Podcast Studio Equipment - Budget Setup

As my podcasting was an experimental project at the time, I took the simplest, cheapest point of entry. If you're interested in dipping your toe in the podcast current, you might do the same. here's what I recommend:

  1. Blue Yeti: A simple, USB microphone with a switch-controlled pickup pattern and a headphone jack so you can listen to the recording you're making in real time... because you don't want to spend 40 minutes interviewing someone only to discover that they were too far away from the mic and you were too close.  Use Cardioid Mode for solo monologues and voice-over work. Use Bidirectional Mode to record an interview between you and a guest.
  2.  Smartphone. Did you know you have a portable digital audio recorder in your pocket? Just fire up the sound recorder app and you can record voiceovers or interviews on the go, all for the incredibly low price of whatever your wireless provider has already locked you for in via their 2-year contract. Once you've captured some compelling content, you can import the audio from your phone to your audio editing software, along with other recordings you made with the Blue Yeti, mix in some music, and enjoy. Alternately, you could just try doing all your content with your phone!  Just be careful if you wave it back and forth from your mouth to your guest's. The phone mic can pick up hand motion, clothing ruffles, or wind noise easily.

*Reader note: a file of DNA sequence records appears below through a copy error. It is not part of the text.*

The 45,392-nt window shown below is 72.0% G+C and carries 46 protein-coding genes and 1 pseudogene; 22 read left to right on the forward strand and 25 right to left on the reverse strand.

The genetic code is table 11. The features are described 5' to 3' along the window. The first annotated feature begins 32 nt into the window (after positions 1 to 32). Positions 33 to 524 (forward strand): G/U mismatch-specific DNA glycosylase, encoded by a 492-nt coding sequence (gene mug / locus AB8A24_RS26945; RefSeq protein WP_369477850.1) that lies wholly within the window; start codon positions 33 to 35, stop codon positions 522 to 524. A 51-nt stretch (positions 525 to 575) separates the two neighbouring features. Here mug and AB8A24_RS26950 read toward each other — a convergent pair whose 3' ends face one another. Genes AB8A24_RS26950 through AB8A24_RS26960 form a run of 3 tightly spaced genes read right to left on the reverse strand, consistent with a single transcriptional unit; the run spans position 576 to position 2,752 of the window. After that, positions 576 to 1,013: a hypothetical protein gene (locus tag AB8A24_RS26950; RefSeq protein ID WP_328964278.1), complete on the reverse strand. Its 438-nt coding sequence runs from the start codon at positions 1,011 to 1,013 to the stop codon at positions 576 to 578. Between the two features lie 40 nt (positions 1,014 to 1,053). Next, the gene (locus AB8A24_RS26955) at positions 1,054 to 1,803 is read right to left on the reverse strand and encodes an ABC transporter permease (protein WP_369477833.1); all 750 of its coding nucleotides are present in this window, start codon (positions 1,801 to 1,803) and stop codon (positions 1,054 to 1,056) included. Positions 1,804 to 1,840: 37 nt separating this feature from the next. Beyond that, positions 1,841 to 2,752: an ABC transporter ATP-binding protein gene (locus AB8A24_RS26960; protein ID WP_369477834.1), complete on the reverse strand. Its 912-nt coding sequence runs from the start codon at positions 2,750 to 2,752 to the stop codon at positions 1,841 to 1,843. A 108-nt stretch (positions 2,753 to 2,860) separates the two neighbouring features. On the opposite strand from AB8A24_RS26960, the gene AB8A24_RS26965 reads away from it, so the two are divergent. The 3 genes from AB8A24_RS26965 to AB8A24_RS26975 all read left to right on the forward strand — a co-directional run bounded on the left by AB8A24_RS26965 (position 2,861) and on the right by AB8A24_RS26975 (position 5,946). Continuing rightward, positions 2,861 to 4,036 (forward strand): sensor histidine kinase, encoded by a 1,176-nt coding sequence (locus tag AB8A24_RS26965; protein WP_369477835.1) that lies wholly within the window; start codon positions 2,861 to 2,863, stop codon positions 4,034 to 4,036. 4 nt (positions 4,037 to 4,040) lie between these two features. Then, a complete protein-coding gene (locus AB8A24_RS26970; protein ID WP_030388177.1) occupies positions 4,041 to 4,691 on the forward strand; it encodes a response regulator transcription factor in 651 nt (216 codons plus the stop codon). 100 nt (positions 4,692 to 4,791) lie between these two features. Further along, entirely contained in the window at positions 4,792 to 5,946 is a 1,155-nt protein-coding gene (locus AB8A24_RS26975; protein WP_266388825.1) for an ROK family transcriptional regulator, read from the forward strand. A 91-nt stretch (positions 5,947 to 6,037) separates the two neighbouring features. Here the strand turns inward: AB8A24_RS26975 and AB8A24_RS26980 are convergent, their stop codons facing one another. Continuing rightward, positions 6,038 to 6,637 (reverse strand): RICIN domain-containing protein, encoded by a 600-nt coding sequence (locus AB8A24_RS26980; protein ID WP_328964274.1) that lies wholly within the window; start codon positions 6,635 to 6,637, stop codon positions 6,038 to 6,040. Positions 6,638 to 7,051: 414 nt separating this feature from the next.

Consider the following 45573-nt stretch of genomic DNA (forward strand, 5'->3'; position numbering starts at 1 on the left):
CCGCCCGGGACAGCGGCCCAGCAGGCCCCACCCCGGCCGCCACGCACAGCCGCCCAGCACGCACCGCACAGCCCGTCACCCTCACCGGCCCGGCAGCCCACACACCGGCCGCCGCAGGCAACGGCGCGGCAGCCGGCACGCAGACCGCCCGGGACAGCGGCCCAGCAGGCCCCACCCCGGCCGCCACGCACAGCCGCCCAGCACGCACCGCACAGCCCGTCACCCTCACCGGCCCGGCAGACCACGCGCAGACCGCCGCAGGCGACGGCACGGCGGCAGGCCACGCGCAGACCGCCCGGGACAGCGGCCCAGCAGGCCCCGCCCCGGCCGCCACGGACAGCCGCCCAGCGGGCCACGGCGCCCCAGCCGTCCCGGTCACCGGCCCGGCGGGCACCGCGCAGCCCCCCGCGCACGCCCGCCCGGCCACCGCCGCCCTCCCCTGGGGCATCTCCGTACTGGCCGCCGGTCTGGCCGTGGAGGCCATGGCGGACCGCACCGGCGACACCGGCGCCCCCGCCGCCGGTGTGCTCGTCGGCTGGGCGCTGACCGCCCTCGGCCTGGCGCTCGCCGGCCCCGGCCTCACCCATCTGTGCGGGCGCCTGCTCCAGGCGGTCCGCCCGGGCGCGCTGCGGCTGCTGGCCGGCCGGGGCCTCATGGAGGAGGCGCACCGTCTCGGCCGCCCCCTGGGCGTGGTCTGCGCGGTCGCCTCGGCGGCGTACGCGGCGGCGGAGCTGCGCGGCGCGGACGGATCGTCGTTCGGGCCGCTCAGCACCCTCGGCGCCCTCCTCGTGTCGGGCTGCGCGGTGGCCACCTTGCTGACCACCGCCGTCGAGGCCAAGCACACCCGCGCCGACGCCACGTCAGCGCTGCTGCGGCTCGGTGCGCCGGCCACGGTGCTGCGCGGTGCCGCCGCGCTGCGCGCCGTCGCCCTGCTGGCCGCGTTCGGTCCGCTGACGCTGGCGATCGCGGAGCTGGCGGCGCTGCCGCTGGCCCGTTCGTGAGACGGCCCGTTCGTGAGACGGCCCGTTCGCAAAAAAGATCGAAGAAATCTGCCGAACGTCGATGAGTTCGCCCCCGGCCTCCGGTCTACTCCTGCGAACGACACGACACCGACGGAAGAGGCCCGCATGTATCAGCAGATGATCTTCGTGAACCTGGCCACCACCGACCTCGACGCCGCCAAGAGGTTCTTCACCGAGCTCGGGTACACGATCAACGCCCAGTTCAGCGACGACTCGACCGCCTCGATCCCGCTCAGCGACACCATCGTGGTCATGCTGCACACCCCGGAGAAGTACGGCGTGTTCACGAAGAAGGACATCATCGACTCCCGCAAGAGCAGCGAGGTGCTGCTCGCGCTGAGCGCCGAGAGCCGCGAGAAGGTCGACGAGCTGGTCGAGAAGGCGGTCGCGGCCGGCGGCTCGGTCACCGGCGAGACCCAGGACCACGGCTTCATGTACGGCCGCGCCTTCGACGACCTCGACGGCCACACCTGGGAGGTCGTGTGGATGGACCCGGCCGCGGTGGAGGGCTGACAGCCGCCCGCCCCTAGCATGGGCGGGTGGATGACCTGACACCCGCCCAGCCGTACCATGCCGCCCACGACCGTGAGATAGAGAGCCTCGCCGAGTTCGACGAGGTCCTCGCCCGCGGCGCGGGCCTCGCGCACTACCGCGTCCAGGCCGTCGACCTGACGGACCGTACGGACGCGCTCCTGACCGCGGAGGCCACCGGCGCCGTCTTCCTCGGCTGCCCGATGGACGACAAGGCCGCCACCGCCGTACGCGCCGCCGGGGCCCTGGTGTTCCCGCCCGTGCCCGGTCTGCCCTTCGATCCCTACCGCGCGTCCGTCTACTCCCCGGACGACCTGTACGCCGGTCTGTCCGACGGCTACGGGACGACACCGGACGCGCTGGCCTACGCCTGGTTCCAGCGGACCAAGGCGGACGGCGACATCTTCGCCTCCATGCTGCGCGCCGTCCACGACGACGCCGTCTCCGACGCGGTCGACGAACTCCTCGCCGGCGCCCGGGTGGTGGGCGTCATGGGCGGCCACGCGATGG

3. Headphones: To monitor the sound in your audio editing software, you'll need some headphones. I really like my Sony MDR-V300 series -- warm sound and an extra long cable so I can walk around without taking them off. But... they're not available through Amazon, and besides, they're $70. If you want something good, basic, and reasonably priced, check out these Sony MDR-ZX100 Series Stereo Headphones.
Audio Editing Software:

Audacity (FREE!) is available for Windows, Mac, Linux; and other operating systems.

Questions? Comments? Leave me a note!

Want something more robust? See also: